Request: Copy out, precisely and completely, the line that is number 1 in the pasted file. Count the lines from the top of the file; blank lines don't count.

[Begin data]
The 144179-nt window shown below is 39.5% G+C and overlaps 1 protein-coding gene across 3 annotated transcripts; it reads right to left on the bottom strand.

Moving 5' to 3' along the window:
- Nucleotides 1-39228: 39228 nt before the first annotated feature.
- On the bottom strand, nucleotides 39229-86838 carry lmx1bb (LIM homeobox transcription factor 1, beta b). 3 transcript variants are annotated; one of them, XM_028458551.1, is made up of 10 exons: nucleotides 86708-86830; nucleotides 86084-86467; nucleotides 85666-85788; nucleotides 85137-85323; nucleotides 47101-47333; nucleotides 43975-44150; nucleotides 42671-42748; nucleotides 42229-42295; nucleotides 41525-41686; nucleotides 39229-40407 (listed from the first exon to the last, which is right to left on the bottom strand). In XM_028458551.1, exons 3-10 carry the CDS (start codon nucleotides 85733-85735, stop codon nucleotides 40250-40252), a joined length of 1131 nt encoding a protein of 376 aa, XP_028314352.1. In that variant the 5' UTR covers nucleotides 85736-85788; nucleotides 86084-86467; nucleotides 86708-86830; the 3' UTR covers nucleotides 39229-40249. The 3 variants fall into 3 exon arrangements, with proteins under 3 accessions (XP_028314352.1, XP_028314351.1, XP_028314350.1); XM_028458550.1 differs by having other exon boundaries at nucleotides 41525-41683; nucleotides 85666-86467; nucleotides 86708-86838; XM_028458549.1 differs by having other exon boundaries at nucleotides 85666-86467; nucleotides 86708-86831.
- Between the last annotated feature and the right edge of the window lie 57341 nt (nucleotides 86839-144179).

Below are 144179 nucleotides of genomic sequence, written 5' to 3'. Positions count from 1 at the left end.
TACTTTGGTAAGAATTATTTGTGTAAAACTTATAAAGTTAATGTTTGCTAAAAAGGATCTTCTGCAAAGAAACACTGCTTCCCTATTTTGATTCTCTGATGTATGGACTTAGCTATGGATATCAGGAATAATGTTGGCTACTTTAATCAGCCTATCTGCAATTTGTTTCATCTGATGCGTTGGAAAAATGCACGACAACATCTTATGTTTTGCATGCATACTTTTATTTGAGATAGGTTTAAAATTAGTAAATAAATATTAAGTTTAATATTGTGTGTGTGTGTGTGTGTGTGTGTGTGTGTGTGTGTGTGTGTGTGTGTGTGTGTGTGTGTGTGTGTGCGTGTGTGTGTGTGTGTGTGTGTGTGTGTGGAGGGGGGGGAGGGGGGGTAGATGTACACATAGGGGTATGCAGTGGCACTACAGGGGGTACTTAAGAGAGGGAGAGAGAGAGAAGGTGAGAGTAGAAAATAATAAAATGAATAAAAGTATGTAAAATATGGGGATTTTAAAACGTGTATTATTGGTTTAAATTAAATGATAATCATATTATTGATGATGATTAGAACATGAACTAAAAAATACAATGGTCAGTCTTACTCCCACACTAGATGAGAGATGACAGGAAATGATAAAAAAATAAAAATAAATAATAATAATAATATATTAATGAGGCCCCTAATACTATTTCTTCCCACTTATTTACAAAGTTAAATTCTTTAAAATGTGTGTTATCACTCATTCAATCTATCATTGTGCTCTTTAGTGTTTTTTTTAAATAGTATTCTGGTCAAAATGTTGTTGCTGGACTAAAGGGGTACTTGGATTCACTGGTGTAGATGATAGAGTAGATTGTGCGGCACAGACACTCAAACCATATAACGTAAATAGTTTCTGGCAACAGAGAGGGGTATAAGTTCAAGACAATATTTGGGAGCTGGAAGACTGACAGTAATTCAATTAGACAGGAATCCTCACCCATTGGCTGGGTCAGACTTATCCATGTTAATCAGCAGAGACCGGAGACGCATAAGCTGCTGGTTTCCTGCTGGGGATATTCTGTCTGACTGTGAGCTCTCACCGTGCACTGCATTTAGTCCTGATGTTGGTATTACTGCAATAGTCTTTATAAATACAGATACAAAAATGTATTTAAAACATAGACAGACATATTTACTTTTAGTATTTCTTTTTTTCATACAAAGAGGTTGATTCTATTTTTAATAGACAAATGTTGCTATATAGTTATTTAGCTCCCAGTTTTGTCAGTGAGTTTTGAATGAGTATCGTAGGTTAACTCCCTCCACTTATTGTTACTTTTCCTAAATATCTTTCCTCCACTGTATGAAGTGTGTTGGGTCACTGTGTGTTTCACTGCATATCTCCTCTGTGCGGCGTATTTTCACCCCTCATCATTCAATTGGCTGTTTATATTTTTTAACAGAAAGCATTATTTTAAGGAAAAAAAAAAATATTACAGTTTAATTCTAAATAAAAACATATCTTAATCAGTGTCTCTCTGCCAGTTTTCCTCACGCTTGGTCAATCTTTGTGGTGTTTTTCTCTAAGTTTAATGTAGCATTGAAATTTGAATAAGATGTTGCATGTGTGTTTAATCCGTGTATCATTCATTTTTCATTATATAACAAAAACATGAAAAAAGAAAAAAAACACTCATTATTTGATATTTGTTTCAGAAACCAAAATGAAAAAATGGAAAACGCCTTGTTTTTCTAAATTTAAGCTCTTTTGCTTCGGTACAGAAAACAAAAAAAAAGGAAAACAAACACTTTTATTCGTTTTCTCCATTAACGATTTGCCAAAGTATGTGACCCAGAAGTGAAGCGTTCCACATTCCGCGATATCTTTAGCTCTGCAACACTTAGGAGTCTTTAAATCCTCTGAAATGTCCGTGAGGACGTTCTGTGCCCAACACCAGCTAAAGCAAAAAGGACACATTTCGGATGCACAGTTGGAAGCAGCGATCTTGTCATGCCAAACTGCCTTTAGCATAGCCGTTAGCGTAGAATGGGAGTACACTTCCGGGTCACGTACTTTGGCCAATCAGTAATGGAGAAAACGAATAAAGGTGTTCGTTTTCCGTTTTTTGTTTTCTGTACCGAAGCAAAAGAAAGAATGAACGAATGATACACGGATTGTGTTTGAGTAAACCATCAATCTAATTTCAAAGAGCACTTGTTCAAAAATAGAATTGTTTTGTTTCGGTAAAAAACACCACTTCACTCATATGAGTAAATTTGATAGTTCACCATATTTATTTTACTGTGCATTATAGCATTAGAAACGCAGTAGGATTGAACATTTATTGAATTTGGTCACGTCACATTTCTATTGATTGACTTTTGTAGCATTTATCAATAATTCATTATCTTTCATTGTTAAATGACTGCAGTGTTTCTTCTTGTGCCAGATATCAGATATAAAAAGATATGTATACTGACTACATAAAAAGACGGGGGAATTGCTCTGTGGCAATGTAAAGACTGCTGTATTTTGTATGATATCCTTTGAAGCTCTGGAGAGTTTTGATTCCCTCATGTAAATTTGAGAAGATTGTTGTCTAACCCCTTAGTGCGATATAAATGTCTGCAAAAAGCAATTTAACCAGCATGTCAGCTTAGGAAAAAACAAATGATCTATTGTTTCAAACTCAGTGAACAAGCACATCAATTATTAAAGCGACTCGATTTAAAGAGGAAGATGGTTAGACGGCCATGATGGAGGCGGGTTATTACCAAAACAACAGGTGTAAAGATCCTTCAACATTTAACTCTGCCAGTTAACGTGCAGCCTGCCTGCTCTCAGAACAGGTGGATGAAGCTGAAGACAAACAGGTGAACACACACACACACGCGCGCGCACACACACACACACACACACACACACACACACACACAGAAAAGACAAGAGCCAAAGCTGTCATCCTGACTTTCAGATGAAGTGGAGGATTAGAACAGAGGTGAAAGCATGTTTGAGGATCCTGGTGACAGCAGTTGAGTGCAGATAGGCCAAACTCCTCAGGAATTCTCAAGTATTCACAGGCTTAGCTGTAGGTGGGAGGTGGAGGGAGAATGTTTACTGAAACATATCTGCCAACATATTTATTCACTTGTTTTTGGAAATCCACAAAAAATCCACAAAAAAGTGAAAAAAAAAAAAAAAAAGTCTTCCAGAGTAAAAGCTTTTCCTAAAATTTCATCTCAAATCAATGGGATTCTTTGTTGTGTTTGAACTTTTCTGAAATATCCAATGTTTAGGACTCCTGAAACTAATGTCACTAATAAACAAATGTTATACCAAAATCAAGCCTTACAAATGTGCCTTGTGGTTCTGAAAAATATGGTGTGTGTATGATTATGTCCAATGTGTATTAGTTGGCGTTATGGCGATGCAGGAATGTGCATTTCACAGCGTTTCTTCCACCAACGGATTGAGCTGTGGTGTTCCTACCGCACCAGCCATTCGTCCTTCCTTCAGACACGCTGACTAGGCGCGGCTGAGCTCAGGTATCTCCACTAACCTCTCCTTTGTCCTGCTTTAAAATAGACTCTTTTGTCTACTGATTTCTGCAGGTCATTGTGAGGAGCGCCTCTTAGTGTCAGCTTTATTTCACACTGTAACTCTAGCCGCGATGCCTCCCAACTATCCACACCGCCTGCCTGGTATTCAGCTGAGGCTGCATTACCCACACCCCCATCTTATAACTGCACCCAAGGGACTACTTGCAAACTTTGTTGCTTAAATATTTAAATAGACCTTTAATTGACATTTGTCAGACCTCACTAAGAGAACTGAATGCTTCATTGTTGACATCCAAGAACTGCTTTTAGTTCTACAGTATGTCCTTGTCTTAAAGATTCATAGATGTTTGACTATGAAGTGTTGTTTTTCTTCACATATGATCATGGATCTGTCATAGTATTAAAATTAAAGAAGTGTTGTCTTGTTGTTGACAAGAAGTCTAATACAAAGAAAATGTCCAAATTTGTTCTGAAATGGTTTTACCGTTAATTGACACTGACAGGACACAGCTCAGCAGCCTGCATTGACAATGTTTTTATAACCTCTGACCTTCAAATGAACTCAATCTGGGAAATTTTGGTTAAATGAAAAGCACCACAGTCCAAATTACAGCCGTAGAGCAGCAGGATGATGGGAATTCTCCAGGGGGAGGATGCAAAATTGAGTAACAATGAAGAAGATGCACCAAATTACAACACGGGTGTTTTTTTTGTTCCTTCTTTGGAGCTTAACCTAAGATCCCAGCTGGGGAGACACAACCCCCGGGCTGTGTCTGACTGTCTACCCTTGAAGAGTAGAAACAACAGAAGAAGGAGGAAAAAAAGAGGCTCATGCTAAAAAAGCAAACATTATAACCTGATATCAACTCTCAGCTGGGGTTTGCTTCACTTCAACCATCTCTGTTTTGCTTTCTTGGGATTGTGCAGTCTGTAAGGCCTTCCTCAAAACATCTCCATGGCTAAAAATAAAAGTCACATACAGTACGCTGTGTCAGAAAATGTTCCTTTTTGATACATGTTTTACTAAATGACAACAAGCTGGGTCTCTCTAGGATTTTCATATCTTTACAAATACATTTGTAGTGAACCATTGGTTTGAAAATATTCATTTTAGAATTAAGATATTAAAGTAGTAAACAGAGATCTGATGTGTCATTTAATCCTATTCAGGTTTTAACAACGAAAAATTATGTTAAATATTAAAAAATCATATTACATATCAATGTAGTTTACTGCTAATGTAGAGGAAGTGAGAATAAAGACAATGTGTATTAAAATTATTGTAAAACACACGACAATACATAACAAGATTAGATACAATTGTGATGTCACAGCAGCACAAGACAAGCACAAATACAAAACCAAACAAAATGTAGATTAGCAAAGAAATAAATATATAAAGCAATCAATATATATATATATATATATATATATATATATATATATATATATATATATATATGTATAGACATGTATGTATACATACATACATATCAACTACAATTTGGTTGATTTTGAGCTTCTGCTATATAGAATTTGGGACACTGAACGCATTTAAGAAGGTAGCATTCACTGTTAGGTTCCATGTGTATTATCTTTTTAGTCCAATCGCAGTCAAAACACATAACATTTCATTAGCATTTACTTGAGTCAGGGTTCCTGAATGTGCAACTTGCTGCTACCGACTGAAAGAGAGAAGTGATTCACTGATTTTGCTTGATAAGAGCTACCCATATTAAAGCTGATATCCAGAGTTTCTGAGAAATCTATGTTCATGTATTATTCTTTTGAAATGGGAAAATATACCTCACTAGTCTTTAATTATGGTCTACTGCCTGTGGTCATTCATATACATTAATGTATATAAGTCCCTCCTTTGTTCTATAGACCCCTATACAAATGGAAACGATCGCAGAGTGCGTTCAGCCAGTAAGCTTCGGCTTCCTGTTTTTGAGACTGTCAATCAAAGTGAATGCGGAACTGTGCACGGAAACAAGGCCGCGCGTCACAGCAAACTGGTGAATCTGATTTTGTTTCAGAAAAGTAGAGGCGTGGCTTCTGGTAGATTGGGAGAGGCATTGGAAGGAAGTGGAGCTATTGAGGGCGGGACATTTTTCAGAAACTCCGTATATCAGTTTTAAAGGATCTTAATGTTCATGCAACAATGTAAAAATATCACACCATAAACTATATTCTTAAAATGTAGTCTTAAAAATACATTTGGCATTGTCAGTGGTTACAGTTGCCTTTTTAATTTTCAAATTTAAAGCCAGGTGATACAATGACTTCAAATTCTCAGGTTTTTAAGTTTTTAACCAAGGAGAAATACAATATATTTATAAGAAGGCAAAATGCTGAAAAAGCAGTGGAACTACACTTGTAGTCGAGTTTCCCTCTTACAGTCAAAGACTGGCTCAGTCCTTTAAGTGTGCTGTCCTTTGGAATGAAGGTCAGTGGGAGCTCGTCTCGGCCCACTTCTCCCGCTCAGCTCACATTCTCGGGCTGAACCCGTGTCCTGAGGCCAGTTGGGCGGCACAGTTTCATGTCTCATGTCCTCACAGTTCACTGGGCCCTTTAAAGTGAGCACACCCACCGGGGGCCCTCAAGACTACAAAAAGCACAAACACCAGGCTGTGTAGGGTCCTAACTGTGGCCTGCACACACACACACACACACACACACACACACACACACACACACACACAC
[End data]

The 144179-nt window shown below is 39.5% G+C and overlaps 1 protein-coding gene across 3 annotated transcripts; it reads right to left on the bottom strand.